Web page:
Weekly FX Outlook: A quiet week on the data front, so focus on UK politics and Brexit, while the USD may extend its recovery after the FOMC wrong-footed this week. RBNZ, Norges bank and Banxico all due next week.
Before the start of the trading week ahead, we have the second round of the French legislative elections, where Macron’s En Marche is fully expected to win a majority, with centrists the Modern party, in the National Assembly. As such, there has been, or will be little to detract from the EUR on the political front, but looking at the lead USD rate, we expect the next week will produce some sideways action as the greenback also recoups a little more ground post FOMC.
The overly dovish USD tone going into the Fed meeting saw some extended levels generated across the board, but notably so against the EUR which had already attempted a break above the 1.1280-1.1305 area a number of times. The strongest push was on the back of the soft inflation numbers and retail sales released just before the FOMC announcement, but the figure level held firm to precede the subsequent pullback. Into the 1.1110-60 zone we note fresh demand, eyeing an eventual signal that the ECB will start tapering their asset purchases.
This is on the premise that the gradual recovery in the Euro zone has fresh legs, and we get more on this from the French, German and EU wide PMIs on Friday next week. All the indices are well above the expansionary 50 mark, (only French manufacturing below 55.0), so any modest deviations will be discounted.
From the US side, the PMIs from Markit are also due out on Friday, but in light of what has led the latest USD recovery, perhaps Tuesday’s heavy schedule of Fed speakers including Evans, Rosengren, Fisher and Kaplan will impact in the meantime, with Mester speaking on Friday. As a pure USD trade, USD/JPY levels inside 111.00-112.00 also suggest the market has tamed its dovish view on the rate path. The normalisation ‘process’ is seemingly back on track for this year at least, but beyond 2017, the market is clearly sceptical as the mid curve remains well off the highs seen a few months back. The key 10yr rate is only 6-7 bps off the 2017 lows seen midweek. Alongside this, BoJ policy is well anchored in QQE mode, but Japanese divestment flow is tepid at the present time with levels on Wall Street unnerving to say the least.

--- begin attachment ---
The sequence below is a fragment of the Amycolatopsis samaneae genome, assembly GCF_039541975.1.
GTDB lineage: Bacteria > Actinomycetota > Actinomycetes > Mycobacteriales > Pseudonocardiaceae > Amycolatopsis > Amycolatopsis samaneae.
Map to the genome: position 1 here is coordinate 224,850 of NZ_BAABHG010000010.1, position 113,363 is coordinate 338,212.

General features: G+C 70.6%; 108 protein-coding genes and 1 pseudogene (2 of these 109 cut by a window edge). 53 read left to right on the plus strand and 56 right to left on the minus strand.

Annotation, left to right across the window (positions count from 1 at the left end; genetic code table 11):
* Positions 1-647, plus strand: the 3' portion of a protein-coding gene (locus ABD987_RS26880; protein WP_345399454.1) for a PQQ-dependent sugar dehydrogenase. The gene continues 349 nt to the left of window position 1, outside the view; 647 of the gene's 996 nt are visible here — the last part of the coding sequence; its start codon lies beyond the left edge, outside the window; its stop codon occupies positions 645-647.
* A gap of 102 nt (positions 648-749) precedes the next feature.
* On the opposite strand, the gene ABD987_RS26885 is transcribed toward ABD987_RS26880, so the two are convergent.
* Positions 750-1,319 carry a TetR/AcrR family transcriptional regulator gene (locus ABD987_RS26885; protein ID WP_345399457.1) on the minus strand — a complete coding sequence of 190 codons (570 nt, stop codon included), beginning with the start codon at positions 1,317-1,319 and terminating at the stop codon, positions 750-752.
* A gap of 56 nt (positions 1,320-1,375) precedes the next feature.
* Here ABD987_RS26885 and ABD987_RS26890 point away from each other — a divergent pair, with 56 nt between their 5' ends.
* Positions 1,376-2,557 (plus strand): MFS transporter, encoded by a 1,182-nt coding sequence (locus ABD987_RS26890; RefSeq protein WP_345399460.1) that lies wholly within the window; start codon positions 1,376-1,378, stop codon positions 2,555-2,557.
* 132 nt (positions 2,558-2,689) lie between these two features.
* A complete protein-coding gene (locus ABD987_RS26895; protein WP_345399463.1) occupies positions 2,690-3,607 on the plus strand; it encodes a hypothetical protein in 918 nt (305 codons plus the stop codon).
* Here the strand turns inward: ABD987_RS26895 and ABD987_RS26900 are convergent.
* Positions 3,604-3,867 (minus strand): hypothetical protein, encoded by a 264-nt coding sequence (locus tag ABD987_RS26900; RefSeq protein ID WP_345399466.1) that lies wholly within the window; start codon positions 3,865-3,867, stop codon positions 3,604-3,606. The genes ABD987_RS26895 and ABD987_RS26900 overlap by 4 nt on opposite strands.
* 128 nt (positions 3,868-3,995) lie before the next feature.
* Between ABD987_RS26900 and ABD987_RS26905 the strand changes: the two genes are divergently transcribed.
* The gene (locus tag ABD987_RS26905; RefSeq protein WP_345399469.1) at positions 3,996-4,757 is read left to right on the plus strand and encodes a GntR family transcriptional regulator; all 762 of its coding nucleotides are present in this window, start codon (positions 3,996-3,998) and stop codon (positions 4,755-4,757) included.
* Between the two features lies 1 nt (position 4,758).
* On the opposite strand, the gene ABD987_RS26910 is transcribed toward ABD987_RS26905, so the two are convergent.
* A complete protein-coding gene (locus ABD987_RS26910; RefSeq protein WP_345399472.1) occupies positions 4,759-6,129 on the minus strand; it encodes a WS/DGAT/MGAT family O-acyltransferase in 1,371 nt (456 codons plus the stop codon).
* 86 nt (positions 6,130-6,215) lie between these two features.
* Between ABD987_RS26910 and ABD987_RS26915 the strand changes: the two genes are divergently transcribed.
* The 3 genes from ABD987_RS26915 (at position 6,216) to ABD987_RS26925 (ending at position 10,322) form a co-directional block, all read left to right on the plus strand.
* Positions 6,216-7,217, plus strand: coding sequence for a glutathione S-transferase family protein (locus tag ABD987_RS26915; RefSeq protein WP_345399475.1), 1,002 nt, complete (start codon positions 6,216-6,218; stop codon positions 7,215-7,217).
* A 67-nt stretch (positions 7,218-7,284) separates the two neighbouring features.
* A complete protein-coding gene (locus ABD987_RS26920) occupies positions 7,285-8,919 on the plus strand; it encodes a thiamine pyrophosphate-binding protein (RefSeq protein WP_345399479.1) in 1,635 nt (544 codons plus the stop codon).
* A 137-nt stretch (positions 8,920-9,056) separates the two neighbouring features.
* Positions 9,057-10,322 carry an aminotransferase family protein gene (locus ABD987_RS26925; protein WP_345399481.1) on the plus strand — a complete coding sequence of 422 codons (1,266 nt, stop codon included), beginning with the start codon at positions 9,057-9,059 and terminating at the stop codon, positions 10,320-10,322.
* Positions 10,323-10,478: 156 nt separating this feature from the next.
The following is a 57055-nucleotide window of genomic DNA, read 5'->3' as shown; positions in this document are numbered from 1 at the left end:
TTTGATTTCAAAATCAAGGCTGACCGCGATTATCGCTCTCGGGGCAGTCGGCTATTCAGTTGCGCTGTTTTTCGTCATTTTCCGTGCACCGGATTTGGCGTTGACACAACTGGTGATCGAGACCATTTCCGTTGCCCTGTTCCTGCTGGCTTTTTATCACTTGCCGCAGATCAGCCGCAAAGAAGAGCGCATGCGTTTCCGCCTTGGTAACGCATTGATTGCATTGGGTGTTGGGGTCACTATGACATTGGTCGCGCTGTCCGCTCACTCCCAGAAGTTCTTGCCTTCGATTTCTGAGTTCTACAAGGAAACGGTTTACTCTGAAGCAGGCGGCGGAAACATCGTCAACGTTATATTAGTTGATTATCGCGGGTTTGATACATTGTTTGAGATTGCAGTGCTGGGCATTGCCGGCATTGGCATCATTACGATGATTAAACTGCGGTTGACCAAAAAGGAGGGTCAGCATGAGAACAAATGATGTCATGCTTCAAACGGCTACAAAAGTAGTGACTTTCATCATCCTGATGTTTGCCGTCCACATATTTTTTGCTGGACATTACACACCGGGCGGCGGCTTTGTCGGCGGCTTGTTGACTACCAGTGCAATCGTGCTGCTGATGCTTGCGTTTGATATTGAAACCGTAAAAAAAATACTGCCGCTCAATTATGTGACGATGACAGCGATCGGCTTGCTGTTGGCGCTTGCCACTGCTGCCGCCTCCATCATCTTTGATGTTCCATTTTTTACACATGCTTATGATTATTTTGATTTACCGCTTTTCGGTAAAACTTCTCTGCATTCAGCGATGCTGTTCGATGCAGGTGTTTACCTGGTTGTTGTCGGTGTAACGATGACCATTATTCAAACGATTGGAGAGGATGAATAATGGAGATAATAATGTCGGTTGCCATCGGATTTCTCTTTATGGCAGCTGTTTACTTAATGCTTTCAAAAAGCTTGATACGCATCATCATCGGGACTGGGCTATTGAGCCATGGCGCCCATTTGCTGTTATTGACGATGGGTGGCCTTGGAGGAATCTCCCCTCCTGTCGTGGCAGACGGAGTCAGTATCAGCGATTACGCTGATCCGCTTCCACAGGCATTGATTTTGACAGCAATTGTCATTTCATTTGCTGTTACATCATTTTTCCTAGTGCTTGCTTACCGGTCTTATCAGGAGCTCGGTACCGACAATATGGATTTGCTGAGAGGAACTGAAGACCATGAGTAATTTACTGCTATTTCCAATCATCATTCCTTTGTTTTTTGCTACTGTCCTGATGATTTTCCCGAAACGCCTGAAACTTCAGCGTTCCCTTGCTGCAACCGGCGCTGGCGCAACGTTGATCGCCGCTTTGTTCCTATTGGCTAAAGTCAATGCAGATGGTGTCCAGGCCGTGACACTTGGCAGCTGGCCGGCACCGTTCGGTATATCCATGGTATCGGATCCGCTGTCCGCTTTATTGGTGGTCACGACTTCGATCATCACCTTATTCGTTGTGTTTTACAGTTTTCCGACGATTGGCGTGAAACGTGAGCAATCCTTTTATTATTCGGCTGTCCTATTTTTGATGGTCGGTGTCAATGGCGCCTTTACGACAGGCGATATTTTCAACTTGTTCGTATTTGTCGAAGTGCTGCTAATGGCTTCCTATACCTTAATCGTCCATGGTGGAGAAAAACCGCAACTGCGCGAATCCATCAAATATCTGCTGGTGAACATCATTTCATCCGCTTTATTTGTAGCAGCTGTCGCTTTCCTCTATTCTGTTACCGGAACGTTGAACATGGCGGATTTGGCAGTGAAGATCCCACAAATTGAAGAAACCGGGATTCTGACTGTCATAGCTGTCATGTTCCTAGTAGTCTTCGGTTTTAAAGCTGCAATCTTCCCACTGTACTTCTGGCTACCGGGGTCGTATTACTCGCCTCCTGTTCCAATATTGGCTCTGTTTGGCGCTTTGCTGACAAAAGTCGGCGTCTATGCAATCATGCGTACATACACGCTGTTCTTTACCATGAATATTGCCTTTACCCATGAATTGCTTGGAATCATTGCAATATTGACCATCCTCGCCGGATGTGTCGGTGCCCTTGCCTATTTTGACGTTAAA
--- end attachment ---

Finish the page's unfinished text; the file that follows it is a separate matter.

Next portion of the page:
On the latter point alone, EUR/JPY and CAD/JPY may garner a little more attention over coming weeks, with the AUD and NZD not too far behind.
It is a big week for the UK, as Monday is when the Brexit talks are scheduled to begin. This is also the earliest the Conservatives and the DUP could strike a deal, but given Theresa May’s failed gamble to strengthen her mandate going into the negotiations, sentiment has warmed to the notion that this spells a greater likelihood of a ‘softer’ Brexit than PM May and minister Davis would have opted for. Nevertheless, irrespective of the approach taken by the UK contingent, there are plenty of twists and turns ahead, plenty of contentious sticking points – in the 2 years ahead, never mind next week – so it is no surprise to see GBP upside levels well contained, despite the hawkish leanings within the MPC revealed this week.
Cable remains a clear sell into (or before) the 1.2900-1.3100 zone, but given outright valuation levels (PPP), then we have to expect buyers coming in below 1.2400 if not a little higher. Technically, 0.9000 looks the obvious target for EUR/GBP, bolstered by the uncertainty factor, but given the drivers and prospective ranges for EUR/USD and Cable ahead, we expect tight price action in the cross rate on the downside. 0.8625-50 and 0.8575-80 are levels worth noting, but looking out of reach on the immediate horizon.